(Reuters) - London’s FTSE 100 shed losses to bag gains as investors flocked to defensive stocks after an exchange of trade threats between the U.S. and China stoked fears of a slide into recession, while a profit warning sent builder Kier to its lowest in two decades.
The main FTSE 100 index ended 0.3% higher, after earlier hitting its lowest level since March 8, while the midcap index lost 0.5%.
China warned the United States at the weekend not to meddle in security disputes over Taiwan and the South China Sea, while President Donald Trump threatened to impose tariffs on all Mexican goods.
In response, investors pooled their money into stocks that are deemed less risky at times of macro-economic uncertainties. AstraZeneca and GlaxoSmithKline led gains on main index, while retail giants Diageo and Unilever also climbed.
The exporter-heavy main index also found support in a dip pound, that came after a survey showed that the Brexit stockpiling boom of early 2019 gave way in May to the steepest downturn in British manufacturing in almost three years.
Construction group Kier was the biggest faller on the FTSE 250 index, down 41% and at its lowest level since early 1999 after a profit warning and growing fears of a dividend cut and another funding-raising due to mounting debts.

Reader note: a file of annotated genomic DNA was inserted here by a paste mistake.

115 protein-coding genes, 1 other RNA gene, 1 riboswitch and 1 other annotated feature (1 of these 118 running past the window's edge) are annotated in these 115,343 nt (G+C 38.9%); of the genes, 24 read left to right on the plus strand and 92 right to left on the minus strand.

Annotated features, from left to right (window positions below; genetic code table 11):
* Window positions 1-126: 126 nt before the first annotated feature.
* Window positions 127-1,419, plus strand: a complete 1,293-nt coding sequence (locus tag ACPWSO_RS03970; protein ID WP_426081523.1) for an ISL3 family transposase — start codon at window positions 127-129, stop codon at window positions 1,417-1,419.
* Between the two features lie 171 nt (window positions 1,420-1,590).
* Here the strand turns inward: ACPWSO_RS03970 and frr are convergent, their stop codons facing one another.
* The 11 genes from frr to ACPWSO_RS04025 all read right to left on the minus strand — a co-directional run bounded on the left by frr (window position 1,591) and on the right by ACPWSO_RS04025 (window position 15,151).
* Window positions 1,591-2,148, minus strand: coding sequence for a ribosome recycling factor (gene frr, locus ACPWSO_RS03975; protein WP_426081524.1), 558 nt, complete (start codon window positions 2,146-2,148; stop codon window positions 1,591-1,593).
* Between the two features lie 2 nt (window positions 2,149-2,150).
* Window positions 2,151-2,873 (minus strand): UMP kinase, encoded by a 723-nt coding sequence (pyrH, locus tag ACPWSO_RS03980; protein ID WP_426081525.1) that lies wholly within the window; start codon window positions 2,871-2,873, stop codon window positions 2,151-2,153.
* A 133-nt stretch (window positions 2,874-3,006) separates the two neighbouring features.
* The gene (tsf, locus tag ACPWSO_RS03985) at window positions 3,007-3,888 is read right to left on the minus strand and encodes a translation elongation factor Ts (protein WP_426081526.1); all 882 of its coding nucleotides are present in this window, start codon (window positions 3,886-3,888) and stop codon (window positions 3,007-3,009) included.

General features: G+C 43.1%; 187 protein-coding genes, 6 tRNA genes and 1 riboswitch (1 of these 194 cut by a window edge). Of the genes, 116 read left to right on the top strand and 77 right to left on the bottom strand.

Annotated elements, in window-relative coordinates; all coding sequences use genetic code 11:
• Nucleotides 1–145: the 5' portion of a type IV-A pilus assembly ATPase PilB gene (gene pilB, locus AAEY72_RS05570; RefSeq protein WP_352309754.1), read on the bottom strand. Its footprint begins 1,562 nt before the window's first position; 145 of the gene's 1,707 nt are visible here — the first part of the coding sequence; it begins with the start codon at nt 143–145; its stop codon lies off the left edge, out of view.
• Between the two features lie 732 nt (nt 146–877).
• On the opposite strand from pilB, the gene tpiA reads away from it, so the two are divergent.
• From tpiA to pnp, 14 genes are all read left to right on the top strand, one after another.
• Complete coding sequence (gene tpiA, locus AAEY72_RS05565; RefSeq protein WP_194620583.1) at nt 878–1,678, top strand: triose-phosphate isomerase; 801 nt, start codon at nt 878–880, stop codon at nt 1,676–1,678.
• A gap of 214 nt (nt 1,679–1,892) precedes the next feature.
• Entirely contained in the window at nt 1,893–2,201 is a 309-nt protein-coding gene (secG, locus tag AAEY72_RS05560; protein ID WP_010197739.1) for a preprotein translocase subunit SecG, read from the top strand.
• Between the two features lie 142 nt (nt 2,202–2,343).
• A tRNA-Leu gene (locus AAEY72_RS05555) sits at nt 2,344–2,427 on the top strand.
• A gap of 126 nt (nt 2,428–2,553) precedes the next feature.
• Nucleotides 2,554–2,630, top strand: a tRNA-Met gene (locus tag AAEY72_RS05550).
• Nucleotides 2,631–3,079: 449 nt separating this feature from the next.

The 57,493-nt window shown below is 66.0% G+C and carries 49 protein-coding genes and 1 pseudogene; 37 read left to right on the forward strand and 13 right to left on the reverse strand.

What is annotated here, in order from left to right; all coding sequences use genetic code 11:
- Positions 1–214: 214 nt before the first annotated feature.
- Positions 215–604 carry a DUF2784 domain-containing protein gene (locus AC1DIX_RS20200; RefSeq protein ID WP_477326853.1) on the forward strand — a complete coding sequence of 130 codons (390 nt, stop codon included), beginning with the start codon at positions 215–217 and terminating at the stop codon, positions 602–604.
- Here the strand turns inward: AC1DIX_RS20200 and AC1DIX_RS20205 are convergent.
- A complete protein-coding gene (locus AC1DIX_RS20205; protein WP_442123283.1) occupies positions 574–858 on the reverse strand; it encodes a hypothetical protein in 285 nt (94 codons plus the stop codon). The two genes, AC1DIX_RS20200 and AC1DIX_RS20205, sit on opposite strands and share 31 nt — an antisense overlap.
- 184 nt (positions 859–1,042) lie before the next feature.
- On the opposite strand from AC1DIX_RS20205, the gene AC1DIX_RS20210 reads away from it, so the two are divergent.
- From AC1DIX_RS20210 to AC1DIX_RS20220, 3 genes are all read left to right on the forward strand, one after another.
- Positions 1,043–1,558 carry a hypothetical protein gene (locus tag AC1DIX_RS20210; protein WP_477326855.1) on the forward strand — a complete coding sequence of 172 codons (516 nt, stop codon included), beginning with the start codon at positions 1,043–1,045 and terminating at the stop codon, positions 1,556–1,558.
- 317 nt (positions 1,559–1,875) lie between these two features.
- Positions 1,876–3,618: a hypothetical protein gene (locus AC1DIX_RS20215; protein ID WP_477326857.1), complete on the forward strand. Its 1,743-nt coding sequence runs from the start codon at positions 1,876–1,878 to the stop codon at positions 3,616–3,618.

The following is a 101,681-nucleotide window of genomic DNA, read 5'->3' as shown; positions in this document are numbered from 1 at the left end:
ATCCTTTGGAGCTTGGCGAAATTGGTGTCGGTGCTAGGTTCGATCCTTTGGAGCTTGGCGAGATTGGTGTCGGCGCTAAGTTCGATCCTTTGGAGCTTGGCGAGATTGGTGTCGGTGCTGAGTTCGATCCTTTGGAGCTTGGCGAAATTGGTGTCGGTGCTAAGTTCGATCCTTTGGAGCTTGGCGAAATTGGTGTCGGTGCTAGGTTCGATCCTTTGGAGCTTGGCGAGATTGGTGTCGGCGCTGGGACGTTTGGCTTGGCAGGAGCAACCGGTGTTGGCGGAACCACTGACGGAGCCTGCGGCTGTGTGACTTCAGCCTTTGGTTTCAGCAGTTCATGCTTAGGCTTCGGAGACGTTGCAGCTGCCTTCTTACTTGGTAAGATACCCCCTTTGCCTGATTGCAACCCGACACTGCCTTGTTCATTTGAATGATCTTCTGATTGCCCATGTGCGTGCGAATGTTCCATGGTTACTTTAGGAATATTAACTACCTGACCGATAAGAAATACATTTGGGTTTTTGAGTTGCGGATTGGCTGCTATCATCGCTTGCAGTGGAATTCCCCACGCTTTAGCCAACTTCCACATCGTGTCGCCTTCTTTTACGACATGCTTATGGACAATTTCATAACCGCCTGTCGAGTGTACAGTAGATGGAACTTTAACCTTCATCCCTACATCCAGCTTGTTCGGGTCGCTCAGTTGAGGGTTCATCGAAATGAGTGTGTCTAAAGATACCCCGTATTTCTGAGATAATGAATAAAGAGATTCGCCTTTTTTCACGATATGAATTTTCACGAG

Investors kept an eye on Trump’s contentious visit to Britain, which started on Monday and comes at a time of deep political uncertainty ahead of Prime Minister Theresa May’s resignation this week.
Trump over the weekend repeated his backing for candidates to succeed May who have said Britain must leave the European Union on the due date of Oct. 31 with or without a deal.
“Some traders will be keeping an ear out for any comments about the future of UK-US relations, and some dealers are nervous the U.S. President might try his tough tactics on Britain,” David Madden, CMC Markets analyst, wrote.
After recording its first monthly fall this year in May and despite starting off the session on the back foot, the FTSE 100 closed in positive territory and started off the new month on a good note.
“The market is finding it difficult to find a direction... yes they’ve fallen in May, it’s not been nice, but it’s not as bad as you might have expected given the number of salvos that have been fired,” said Antoine Lesne, head of SPDR ETF strategy and research at State Street Global Advisers.
“Which begs the question, where are we heading to?”
Reporting by Muvija M and Shashwat Awasthi in Bengaluru, Helen Reid in London; editing by John Stonestreet and Ed Osmond